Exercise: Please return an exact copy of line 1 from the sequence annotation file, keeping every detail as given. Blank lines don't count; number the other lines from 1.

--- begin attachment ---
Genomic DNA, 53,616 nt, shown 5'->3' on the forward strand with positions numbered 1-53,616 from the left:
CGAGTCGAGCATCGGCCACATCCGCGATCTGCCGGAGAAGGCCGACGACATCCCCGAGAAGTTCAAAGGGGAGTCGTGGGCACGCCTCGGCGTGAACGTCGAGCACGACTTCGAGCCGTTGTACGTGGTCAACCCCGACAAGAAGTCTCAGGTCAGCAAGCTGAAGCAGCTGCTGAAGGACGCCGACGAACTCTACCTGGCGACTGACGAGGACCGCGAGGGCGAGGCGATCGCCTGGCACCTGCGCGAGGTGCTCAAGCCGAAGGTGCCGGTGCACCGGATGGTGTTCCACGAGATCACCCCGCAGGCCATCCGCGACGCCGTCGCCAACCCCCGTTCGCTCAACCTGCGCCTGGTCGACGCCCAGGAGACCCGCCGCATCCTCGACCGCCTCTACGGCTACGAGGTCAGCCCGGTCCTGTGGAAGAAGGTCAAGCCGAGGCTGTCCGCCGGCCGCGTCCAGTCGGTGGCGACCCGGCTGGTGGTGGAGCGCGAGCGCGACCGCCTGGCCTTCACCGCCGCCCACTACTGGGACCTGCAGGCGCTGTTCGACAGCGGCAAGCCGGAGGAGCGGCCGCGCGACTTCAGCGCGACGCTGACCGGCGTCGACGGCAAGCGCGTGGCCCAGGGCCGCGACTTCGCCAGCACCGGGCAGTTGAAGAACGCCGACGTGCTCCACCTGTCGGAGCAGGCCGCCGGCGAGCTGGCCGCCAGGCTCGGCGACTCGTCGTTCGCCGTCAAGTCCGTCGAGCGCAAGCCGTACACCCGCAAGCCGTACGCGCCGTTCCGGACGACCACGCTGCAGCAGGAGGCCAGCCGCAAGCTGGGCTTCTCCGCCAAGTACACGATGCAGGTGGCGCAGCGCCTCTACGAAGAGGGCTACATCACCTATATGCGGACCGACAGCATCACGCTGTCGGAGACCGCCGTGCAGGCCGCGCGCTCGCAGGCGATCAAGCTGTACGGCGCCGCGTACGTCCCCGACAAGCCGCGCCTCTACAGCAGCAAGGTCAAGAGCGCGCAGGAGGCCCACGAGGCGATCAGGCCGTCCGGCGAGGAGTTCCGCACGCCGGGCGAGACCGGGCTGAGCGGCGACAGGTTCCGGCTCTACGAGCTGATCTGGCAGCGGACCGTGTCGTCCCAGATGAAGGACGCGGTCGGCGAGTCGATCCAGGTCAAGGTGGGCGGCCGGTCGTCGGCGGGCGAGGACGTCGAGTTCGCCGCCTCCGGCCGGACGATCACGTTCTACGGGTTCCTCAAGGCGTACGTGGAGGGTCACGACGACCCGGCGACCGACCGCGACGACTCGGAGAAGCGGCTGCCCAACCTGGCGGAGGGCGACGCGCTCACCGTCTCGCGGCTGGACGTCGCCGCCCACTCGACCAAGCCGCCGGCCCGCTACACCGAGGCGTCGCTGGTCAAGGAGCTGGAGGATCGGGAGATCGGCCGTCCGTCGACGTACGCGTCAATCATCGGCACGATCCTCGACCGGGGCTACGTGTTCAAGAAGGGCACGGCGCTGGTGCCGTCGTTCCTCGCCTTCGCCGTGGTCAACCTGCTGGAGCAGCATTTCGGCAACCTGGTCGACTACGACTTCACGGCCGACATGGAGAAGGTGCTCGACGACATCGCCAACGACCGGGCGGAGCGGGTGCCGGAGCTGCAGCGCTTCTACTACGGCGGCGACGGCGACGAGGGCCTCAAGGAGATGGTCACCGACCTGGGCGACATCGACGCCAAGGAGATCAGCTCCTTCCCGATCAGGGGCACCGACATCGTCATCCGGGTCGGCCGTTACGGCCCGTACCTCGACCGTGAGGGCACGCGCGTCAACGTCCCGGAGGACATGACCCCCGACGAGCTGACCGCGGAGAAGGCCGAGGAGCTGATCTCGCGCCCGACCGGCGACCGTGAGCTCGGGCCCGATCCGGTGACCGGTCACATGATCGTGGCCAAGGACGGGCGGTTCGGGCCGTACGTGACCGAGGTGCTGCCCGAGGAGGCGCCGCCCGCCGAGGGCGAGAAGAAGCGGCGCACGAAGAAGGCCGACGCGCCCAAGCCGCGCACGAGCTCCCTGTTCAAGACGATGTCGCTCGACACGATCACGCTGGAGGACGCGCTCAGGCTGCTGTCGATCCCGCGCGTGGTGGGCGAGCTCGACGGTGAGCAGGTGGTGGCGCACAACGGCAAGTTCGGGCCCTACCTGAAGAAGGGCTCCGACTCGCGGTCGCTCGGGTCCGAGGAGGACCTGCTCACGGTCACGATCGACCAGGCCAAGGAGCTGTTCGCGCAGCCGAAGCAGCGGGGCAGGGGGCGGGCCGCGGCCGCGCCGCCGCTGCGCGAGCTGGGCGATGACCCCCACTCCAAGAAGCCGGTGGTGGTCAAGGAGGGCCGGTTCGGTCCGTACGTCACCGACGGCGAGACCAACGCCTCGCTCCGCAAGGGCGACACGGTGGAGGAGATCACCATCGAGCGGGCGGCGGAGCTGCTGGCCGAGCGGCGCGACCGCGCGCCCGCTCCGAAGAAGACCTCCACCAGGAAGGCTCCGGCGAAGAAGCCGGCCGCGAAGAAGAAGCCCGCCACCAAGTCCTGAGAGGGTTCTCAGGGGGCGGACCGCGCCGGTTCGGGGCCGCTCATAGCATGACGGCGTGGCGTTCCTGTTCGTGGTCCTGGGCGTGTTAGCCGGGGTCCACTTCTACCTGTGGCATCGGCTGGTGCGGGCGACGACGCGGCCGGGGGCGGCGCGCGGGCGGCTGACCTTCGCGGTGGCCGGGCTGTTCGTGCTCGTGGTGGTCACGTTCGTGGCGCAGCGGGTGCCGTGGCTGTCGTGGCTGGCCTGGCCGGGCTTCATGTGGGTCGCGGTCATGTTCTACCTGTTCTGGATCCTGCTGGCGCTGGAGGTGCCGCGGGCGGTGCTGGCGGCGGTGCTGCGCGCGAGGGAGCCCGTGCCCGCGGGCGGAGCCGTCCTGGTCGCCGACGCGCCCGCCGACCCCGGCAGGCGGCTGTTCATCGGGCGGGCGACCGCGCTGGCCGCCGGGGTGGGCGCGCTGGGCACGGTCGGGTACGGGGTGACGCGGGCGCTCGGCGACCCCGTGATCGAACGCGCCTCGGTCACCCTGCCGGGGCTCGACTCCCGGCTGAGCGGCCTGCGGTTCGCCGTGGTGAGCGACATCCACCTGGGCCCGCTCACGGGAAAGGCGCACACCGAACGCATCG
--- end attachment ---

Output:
Genomic DNA, 53,616 nt, shown 5'->3' on the forward strand with positions numbered 1-53,616 from the left: